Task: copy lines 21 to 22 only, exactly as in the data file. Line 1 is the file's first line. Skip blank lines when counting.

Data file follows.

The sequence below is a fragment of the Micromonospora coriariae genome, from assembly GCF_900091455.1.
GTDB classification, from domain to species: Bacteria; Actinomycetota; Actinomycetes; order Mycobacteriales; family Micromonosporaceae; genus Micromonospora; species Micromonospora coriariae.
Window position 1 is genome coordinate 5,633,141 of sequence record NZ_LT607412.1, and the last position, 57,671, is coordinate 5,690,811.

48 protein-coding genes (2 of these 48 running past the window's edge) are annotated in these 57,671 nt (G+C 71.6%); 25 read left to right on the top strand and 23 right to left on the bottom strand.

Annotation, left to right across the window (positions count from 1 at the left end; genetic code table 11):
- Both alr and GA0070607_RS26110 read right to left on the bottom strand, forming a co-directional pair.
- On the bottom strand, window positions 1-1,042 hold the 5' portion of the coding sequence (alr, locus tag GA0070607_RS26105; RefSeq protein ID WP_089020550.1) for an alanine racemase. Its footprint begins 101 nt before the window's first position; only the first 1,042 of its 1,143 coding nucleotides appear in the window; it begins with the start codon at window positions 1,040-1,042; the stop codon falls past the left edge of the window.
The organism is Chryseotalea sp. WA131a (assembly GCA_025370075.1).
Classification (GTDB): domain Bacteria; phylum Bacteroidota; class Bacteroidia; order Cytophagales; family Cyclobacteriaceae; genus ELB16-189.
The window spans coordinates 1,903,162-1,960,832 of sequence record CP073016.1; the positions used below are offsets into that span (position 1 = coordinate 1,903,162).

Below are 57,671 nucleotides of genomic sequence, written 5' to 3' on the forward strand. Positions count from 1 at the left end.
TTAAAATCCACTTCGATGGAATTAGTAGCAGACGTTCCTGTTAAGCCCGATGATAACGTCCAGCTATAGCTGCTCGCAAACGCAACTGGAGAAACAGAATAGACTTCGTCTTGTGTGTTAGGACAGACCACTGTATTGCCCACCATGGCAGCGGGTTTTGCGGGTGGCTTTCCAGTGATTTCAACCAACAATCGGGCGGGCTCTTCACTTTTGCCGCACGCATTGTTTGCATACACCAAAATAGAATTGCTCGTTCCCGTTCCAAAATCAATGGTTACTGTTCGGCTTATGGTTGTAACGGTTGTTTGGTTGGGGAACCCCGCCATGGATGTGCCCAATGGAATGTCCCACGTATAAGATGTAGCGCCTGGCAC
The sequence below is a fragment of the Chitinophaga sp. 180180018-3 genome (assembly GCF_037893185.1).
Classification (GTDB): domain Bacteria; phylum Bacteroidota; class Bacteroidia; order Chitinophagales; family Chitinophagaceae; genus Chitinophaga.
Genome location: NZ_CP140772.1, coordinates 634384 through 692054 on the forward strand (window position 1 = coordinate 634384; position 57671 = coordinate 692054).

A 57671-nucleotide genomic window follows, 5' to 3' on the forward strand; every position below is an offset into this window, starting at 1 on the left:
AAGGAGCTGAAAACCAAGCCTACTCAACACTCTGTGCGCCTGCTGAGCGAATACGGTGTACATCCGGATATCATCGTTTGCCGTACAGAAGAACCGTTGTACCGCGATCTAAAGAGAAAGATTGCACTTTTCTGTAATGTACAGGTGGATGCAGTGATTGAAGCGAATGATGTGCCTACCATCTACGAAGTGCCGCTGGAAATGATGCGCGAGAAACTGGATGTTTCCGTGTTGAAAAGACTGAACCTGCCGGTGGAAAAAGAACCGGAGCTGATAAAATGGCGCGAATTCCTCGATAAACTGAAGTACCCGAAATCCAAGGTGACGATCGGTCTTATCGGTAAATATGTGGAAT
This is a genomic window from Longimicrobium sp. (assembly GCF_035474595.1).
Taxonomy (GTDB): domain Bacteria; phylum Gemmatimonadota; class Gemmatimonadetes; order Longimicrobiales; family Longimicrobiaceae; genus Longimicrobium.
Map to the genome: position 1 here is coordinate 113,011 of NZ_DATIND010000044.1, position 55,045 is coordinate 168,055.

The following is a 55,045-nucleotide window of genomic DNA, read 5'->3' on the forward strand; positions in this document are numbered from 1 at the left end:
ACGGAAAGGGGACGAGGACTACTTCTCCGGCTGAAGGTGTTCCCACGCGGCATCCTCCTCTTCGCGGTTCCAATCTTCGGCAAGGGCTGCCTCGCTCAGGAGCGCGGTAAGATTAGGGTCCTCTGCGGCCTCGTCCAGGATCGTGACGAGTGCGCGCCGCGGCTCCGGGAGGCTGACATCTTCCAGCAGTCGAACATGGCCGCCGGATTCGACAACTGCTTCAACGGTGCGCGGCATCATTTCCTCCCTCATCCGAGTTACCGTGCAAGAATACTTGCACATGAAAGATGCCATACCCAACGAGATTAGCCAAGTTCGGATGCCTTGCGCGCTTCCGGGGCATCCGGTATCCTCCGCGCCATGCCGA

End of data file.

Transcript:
The following is a 55,045-nucleotide window of genomic DNA, read 5'->3' on the forward strand; positions in this document are numbered from 1 at the left end:
ACGGAAAGGGGACGAGGACTACTTCTCCGGCTGAAGGTGTTCCCACGCGGCATCCTCCTCTTCGCGGTTCCAATCTTCGGCAAGGGCTGCCTCGCTCAGGAGCGCGGTAAGATTAGGGTCCTCTGCGGCCTCGTCCAGGATCGTGACGAGTGCGCGCCGCGGCTCCGGGAGGCTGACATCTTCCAGCAGTCGAACATGGCCGCCGGATTCGACAACTGCTTCAACGGTGCGCGGCATCATTTCCTCCCTCATCCGAGTTACCGTGCAAGAATACTTGCACATGAAAGATGCCATACCCAACGAGATTAGCCAAGTTCGGATGCCTTGCGCGCTTCCGGGGCATCCGGTATCCTCCGCGCCATGCCGA